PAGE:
- What qualifies as a personal injury? Munley.com defines a personal injury as a “serious harmful act to a person or persons as a result of someone else’s negligence.” These accidents can fall into a number of different categories, such as auto accidents, product liability, medical malpractice, premises liability, pharmaceutical negligence, workplace accidents and injuries, wrongful death, birth injuries, child abuse, and more.
- How will I know if I have a true personal injury case? The key to identifying whether or not an injury or accident classifies as a personal injury case is negligence. You’ll have to be able to prove that an injury was sustained or an accident occurred as a direct result of someone’s actions or lack of actions. Luckily, most law firms specializing in personal injury cases offer free consultations, so you’ll have plenty of time to discuss the case details with a lawyer, who will then make an educated decision as to whether or not you have a true personal injury case.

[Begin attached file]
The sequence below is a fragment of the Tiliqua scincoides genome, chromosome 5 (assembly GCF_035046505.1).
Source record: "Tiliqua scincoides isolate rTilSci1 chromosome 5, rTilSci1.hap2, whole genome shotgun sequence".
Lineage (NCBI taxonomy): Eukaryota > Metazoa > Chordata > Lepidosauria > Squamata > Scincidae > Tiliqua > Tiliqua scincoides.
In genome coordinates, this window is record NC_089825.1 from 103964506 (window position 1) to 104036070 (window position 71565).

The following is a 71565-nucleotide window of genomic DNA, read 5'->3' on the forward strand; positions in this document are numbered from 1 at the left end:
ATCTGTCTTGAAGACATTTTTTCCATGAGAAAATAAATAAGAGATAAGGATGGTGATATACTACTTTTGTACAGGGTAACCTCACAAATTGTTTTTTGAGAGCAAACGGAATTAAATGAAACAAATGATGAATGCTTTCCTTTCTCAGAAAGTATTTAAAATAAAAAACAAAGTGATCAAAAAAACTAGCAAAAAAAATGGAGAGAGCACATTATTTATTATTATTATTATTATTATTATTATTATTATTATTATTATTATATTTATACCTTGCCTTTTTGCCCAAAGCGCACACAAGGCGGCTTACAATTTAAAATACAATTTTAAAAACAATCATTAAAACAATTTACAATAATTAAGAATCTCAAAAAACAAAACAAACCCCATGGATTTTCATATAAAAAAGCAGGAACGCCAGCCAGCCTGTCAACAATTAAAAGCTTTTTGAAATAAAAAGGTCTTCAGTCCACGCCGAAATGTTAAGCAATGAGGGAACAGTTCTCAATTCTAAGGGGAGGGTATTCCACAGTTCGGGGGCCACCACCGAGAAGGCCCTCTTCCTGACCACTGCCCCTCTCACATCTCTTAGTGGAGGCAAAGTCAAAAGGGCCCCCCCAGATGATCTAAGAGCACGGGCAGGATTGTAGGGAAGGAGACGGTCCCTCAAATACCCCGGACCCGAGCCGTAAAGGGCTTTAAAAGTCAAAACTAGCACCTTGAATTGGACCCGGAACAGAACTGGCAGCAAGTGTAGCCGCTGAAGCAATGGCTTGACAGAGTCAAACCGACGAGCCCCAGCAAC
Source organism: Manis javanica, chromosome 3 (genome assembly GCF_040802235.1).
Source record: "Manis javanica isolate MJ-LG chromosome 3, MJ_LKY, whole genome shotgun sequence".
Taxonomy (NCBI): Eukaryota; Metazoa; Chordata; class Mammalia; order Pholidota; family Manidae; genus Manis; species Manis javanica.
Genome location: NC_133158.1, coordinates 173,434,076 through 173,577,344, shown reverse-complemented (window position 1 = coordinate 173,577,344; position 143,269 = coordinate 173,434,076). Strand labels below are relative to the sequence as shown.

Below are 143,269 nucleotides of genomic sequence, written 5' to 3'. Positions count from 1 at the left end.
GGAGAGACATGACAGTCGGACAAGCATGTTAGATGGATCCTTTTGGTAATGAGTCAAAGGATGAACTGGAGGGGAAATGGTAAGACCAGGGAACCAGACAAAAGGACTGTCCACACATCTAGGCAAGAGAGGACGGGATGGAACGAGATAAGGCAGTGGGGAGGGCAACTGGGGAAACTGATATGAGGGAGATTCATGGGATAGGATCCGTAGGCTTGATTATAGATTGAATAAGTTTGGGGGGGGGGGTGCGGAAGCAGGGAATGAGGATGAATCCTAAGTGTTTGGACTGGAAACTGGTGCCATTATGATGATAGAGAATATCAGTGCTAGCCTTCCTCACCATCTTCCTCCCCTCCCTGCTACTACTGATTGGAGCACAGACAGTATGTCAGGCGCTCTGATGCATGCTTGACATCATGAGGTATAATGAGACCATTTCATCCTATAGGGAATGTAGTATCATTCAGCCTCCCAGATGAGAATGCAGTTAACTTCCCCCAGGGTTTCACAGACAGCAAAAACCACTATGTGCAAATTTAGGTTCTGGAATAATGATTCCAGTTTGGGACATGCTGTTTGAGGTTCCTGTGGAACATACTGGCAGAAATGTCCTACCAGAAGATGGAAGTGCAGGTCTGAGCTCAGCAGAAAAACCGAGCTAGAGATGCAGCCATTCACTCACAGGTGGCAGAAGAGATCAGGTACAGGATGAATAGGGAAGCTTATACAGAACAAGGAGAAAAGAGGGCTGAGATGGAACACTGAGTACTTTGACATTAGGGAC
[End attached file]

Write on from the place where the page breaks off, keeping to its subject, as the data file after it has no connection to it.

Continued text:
- Who is responsible for medical bills? This is an answer that varies on a case by case basis. Between your own medical insurance and that of the at-fault party’s, your medical bills should be almost covered in full. Plus, you may be entitled to additional compensation depending on the specific details of your case. Overall, finding a personal injury law firm to talk through the details of your case is the best way to learn what exactly you may be entitled to.
Employment attorneys know firsthand how difficult issues surrounding labor law can be. Often, this is because workers don’t know the employee laws that protect them — or are so desperate to find work that they overlook misconduct even when they know it’s illegal. If you’re currently looking for a job, however, it’s a good idea to educate yourself on your rights as an employee; after all, you don’t want to set yourself up for a job where the employer won’t treat you fairly. Complying with federal labor laws starts in the interview and hiring process, so you should be aware that there are certain questions a prospective employer isn’t legally allowed to ask you. Here are